Why This Startup Intends to Always Stay Lean

This post was written by Social Tables’ VP of Finance, Scott Sehon.


LEAN

At Social Tables, one of our nine core values is, Stay Lean.

What does that even mean? Well, if you Google “how to stay lean”, the majority of the results are related to fitness and weight management. While we are conscious that our office pantry is filled with healthy snacks, and we do have sporting clubs for our health-focused associates, 6 pack abs are not what Stay Lean means to us.

In truth, our Stay Lean approach to business is more financial than physical. We are ever vigilant to prevent figurative weight issues from creeping into our culture. As a company we work tirelessly to stay lean and efficient with not only with our finances, but also with our time and barriers.

To promote our Stay Lean core value, March was Lean Awareness Month at Social Tables. Back in 2014, Lean Awareness Month saw company snacks disappear from the kitchen for an entire month (even the healthy ones). While that campaign promoted both financial and physical leanness, this March we decided to take a more educational approach for our team by instituting two initiatives: group research projects and the Lean Tabler Challenge.

Group Research Projects

To accomplish this, we split the entire company into small groups, and each of them was assigned one of ten lean awareness topics to research, which they would ultimately present to the entire company.

For groups to research their projects, we eliminated all barriers and opened our books to employees – transparency is a key aspect of our culture, and that includes financial clarity.

In fact, groups were encouraged to ask the finance department for information that many companies may view as sensitive or guarded.

To ensure that groups were lean and efficient with their time, each was given just 2 minutes to present their results to the company. Here is a snapshot of some of the questions and results that the teams delivered.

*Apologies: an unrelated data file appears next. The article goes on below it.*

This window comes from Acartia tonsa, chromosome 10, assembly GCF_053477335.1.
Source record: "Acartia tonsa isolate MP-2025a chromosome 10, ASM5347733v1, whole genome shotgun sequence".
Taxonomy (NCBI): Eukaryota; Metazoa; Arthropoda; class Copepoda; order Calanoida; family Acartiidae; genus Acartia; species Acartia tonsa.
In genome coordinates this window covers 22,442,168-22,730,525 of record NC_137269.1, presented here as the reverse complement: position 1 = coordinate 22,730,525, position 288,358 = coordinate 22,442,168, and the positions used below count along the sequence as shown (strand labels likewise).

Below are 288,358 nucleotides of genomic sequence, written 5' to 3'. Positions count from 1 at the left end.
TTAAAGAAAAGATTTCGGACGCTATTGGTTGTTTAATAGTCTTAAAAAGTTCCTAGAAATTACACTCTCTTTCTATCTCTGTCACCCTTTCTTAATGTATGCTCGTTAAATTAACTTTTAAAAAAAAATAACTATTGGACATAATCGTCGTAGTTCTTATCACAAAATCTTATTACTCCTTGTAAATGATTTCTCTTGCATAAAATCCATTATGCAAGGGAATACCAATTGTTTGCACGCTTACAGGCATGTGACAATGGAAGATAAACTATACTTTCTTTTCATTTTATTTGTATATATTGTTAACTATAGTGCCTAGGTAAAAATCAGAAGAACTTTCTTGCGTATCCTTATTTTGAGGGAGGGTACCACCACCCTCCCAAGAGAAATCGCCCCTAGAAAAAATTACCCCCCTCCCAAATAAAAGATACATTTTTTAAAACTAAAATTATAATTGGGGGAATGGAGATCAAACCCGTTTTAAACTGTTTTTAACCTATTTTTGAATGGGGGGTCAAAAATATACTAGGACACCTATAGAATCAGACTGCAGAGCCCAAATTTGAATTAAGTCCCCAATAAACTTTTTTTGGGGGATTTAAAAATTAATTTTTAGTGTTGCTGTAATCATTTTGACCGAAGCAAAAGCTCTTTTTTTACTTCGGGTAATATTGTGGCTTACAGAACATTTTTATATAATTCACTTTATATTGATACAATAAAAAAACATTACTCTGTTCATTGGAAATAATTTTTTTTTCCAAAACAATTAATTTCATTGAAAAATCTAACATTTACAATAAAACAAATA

• Project: What is the economic impact that Social Tables’ hiring has made on the DC metro area?
    • Result: Social Tables employees have an estimated monthly impact on the Washington D.C. economy of $570,000.
  • Project: How much money has Social Tables saved by doubling up rooms during conference trips?
    • Result: Social Table saves $13,000 per year through employees sharing hotel rooms at conferences. This is enough to pay for two full time summer interns so we can find the next great talent.
  • Project: How much money has Social Tables saved by hiring through referrals, word of mouth, and inbound (as opposed to recruiters and outbound)?
    • Result: Social Tables has saved the equivalent of $600,000 in recruiting fees by aggressively pursuing job candidates through business networks, personal referrals, and inbound candidate applications
  • Project: What is the estimated cost of leaving lights on in unused meeting rooms all day?
    • Result: It would cost Social Tables $260/month if we left the lights on in all of our conference rooms 24/7.
  • Project: What is the cost of keeping the Social Tables office pantry fully stocked with snacks and drinks?
    • Result: Social Tables spends an average of $.88/employee/day for office drinks and snacks

Lean Tabler Challenge

To further encourage and promote our lean culture, we decided that, starting in March, each month a “Lean Tabler” award would be bestowed upon the employee(s) who went above and beyond expectations to Stay Lean.

What constitutes winnable behavior? Here’s an example from our March winners:

Two Tablers went out of town for a 3-day business trip, where instead of a hotel room or an expensed dinner, they slept on friend’s couch and purged their fridge. These Tablers also saved on car rental/cab costs by borrowing on of their Mom’s cars.

While that true and extremely impressive example of Staying Lean is by no means mandated conduct, it is no less exciting to see employees proud of what they do each and every day to make Social Tables a lean and efficient operation.

It makes my job as VP of Finance easier knowing that the entire company is aligned behind and dedicated to our Stay Lean core value.

I’ve stayed lean by submitting a 665 hundred word blog post, when I was allotted 750 words. However, if a picture truly speaks a thousand words, here are nine thousand more words to show you how to Stay Lean within the Social Table Offices.PicMonkey Collage

PicMonkey Collage2

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Has your company instituted at Stay Lean policy of their own? If so, we’d love to hear your ideas – shoot me an email if you’d like to share!

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